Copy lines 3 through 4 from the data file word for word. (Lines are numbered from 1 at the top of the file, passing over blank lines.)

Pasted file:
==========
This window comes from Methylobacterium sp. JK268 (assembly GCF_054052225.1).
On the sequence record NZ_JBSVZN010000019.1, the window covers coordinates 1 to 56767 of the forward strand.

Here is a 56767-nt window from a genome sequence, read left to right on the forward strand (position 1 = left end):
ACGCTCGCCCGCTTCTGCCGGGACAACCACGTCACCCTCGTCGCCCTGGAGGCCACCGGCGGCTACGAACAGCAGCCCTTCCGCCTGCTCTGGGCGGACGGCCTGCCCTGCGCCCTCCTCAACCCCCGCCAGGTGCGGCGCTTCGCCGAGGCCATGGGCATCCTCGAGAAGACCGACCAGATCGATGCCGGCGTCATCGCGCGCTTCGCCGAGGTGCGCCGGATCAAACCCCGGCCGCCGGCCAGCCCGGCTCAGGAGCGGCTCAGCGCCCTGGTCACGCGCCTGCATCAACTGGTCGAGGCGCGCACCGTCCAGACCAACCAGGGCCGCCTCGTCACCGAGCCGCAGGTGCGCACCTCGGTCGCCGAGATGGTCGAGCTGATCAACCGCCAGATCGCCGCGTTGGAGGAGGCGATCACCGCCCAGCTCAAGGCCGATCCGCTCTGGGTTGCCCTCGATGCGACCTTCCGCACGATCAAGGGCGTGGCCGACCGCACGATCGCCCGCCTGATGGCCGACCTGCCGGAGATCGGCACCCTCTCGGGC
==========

Here is a 56767-nt window from a genome sequence, read left to right on the forward strand (position 1 = left end):
ACGCTCGCCCGCTTCTGCCGGGACAACCACGTCACCCTCGTCGCCCTGGAGGCCACCGGCGGCTACGAACAGCAGCCCTTCCGCCTGCTCTGGGCGGACGGCCTGCCCTGCGCCCTCCTCAACCCCCGCCAGGTGCGGCGCTTCGCCGAGGCCATGGGCATCCTCGAGAAGACCGACCAGATCGATGCCGGCGTCATCGCGCGCTTCGCCGAGGTGCGCCGGATCAAACCCCGGCCGCCGGCCAGCCCGGCTCAGGAGCGGCTCAGCGCCCTGGTCACGCGCCTGCATCAACTGGTCGAGGCGCGCACCGTCCAGACCAACCAGGGCCGCCTCGTCACCGAGCCGCAGGTGCGCACCTCGGTCGCCGAGATGGTCGAGCTGATCAACCGCCAGATCGCCGCGTTGGAGGAGGCGATCACCGCCCAGCTCAAGGCCGATCCGCTCTGGGTTGCCCTCGATGCGACCTTCCGCACGATCAAGGGCGTGGCCGACCGCACGATCGCCCGCCTGATGGCCGACCTGCCGGAGATCGGCACCCTCTCGGGC